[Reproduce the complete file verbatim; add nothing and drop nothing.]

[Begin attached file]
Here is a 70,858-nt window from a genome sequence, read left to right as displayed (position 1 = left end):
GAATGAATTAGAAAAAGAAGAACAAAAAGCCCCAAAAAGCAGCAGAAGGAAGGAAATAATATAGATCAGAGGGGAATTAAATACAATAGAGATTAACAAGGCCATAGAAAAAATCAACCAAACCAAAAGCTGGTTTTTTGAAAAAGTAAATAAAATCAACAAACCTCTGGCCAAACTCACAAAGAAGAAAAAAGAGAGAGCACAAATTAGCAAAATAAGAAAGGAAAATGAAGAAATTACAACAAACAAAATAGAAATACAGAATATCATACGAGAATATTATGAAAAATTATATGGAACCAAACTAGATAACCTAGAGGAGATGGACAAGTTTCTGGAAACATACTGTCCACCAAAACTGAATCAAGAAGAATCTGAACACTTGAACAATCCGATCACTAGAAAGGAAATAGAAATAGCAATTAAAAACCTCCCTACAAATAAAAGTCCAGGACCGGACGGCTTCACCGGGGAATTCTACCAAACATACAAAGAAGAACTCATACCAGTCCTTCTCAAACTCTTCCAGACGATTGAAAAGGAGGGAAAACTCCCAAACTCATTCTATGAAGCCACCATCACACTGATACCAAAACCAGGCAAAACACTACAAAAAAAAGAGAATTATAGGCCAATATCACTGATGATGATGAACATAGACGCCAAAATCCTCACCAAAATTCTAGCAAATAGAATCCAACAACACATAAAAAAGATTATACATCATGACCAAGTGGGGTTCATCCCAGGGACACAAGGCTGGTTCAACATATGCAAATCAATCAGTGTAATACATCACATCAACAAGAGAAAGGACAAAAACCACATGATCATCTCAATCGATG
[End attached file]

Here is a 70,858-nt window from a genome sequence, read left to right as displayed (position 1 = left end):
GAATGAATTAGAAAAAGAAGAACAAAAAGCCCCAAAAAGCAGCAGAAGGAAGGAAATAATATAGATCAGAGGGGAATTAAATACAATAGAGATTAACAAGGCCATAGAAAAAATCAACCAAACCAAAAGCTGGTTTTTTGAAAAAGTAAATAAAATCAACAAACCTCTGGCCAAACTCACAAAGAAGAAAAAAGAGAGAGCACAAATTAGCAAAATAAGAAAGGAAAATGAAGAAATTACAACAAACAAAATAGAAATACAGAATATCATACGAGAATATTATGAAAAATTATATGGAACCAAACTAGATAACCTAGAGGAGATGGACAAGTTTCTGGAAACATACTGTCCACCAAAACTGAATCAAGAAGAATCTGAACACTTGAACAATCCGATCACTAGAAAGGAAATAGAAATAGCAATTAAAAACCTCCCTACAAATAAAAGTCCAGGACCGGACGGCTTCACCGGGGAATTCTACCAAACATACAAAGAAGAACTCATACCAGTCCTTCTCAAACTCTTCCAGACGATTGAAAAGGAGGGAAAACTCCCAAACTCATTCTATGAAGCCACCATCACACTGATACCAAAACCAGGCAAAACACTACAAAAAAAAGAGAATTATAGGCCAATATCACTGATGATGATGAACATAGACGCCAAAATCCTCACCAAAATTCTAGCAAATAGAATCCAACAACACATAAAAAAGATTATACATCATGACCAAGTGGGGTTCATCCCAGGGACACAAGGCTGGTTCAACATATGCAAATCAATCAGTGTAATACATCACATCAACAAGAGAAAGGACAAAAACCACATGATCATCTCAATCGATG